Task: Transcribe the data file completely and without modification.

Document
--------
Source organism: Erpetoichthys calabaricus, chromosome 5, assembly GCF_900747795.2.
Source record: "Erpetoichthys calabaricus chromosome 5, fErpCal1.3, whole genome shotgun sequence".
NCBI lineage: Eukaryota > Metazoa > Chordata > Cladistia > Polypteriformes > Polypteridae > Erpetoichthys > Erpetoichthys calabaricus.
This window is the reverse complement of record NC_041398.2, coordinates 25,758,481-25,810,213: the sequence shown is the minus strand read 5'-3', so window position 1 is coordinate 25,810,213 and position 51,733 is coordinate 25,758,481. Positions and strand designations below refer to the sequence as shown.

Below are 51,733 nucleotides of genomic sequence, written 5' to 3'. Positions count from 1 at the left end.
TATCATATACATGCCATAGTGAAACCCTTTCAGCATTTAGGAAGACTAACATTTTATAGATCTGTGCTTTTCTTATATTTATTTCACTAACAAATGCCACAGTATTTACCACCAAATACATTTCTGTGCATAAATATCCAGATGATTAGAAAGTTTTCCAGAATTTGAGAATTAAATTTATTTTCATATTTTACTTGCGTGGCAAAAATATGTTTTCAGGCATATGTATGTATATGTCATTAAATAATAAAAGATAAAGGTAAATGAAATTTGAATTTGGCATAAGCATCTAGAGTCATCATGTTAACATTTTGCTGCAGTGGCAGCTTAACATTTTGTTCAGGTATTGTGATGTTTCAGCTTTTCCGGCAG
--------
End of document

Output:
Source organism: Erpetoichthys calabaricus, chromosome 5, assembly GCF_900747795.2.
Source record: "Erpetoichthys calabaricus chromosome 5, fErpCal1.3, whole genome shotgun sequence".
NCBI lineage: Eukaryota > Metazoa > Chordata > Cladistia > Polypteriformes > Polypteridae > Erpetoichthys > Erpetoichthys calabaricus.
This window is the reverse complement of record NC_041398.2, coordinates 25,758,481-25,810,213: the sequence shown is the minus strand read 5'-3', so window position 1 is coordinate 25,810,213 and position 51,733 is coordinate 25,758,481. Positions and strand designations below refer to the sequence as shown.

Below are 51,733 nucleotides of genomic sequence, written 5' to 3'. Positions count from 1 at the left end.
TATCATATACATGCCATAGTGAAACCCTTTCAGCATTTAGGAAGACTAACATTTTATAGATCTGTGCTTTTCTTATATTTATTTCACTAACAAATGCCACAGTATTTACCACCAAATACATTTCTGTGCATAAATATCCAGATGATTAGAAAGTTTTCCAGAATTTGAGAATTAAATTTATTTTCATATTTTACTTGCGTGGCAAAAATATGTTTTCAGGCATATGTATGTATATGTCATTAAATAATAAAAGATAAAGGTAAATGAAATTTGAATTTGGCATAAGCATCTAGAGTCATCATGTTAACATTTTGCTGCAGTGGCAGCTTAACATTTTGTTCAGGTATTGTGATGTTTCAGCTTTTCCGGCAG